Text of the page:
This paper reports the findings of the evaluation of a national smokers'helpline which was set up by British Telecom (BT) for its employees.
The helpline formed part of a new comprehensive smoking policy for all BT staff.
Over 1000 employees, more than 3.0% of all smokers, phoned the helpline during the first three months of its operation.
Two-thirds of callers tried to quit smoking after calling the helpline, and a quarter were still successful three months later.
One in six callers reduced the number of cigarettes that they smoked on working days.
While the helpline and other cessation support services were evaluated positively by callers, it appears that helplines only appeal to a small minority of smokers.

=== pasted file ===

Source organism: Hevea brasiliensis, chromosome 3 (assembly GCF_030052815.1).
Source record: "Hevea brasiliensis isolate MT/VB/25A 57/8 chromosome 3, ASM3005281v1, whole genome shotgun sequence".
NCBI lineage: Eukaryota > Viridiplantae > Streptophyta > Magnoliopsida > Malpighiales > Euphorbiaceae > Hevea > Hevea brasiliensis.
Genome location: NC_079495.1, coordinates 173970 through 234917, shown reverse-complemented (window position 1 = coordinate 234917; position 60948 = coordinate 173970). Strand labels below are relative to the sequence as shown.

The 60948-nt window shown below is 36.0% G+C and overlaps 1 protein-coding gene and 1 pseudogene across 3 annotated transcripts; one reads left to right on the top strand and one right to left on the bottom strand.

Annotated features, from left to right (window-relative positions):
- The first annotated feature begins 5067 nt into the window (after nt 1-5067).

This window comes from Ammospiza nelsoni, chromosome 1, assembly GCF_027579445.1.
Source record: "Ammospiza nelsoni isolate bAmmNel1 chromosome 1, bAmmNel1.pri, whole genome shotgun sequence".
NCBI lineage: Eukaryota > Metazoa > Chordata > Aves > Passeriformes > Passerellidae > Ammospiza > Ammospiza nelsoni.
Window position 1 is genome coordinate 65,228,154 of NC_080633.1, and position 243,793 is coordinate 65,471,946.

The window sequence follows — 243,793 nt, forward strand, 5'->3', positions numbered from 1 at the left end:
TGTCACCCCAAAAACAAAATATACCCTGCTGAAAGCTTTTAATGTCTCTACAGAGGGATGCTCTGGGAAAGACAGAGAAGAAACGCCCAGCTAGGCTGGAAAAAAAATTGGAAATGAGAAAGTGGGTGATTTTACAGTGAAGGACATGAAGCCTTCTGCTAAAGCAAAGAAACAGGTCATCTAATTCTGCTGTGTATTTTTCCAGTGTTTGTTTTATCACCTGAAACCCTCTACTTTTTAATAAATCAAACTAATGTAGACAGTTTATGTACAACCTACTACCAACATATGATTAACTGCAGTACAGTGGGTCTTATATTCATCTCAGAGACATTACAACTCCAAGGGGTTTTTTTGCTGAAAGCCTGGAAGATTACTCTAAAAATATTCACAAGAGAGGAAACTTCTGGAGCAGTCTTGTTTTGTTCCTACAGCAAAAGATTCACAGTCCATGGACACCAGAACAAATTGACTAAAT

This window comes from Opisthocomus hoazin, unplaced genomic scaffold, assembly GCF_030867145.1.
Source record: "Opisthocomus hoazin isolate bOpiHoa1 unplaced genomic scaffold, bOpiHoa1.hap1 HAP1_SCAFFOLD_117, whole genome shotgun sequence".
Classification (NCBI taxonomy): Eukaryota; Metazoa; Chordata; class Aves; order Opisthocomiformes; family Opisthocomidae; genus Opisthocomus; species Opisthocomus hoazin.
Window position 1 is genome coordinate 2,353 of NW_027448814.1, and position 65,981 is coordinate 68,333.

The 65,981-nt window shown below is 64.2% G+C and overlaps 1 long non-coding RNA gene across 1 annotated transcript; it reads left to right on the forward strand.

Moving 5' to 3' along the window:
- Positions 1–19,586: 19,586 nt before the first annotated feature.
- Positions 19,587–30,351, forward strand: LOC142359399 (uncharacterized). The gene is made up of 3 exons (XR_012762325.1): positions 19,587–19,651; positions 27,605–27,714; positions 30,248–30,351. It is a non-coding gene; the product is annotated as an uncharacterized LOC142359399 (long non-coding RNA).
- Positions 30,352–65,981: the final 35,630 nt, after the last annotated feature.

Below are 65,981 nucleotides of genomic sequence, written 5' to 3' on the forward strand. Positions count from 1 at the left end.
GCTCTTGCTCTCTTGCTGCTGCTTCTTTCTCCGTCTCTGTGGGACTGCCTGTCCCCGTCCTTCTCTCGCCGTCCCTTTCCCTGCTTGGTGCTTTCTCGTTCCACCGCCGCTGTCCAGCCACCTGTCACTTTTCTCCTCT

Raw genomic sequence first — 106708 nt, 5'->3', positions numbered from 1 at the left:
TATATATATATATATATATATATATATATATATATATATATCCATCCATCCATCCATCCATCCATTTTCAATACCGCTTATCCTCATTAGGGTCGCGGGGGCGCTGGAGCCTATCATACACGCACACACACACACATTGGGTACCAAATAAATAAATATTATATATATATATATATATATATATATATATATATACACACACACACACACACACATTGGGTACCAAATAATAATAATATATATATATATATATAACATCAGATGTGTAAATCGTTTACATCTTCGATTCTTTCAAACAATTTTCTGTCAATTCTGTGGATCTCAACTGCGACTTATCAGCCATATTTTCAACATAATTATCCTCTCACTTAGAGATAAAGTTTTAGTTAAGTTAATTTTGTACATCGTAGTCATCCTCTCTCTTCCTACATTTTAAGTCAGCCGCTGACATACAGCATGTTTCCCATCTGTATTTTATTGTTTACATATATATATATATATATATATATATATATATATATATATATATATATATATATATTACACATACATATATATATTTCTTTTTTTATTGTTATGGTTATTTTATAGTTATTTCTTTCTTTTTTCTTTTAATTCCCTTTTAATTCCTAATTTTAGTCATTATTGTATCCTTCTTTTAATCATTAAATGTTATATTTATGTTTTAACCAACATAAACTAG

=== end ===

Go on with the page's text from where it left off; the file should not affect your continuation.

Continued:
However, they do seem to be an effective mechanism for a nationwide company to identify those smokers who want support, and a useful means of centralizing the administration of support services.
They are potentially a cost-effective option for larger employers.
Mots-clés Pascal : Télécommunication, Education sanitaire, Support social, Employé, Appel téléphonique, Tabagisme, Sevrage toxique, Royaume Uni, Homme, Programme sanitaire, Lieu travail, Europe
Mots-clés Pascal anglais : Telecommunication, Health education, Social support, Employee, Telephone call, Tobacco smoking, Poison withdrawal, United Kingdom, Human, Sanitary program, Work place, Europe
Notice produite par :
Inist-CNRS - Institut de l'Information Scientifique et Technique
Cote : 95-0531653
Code Inist : 002B30A03B. Création : 01/03/1996.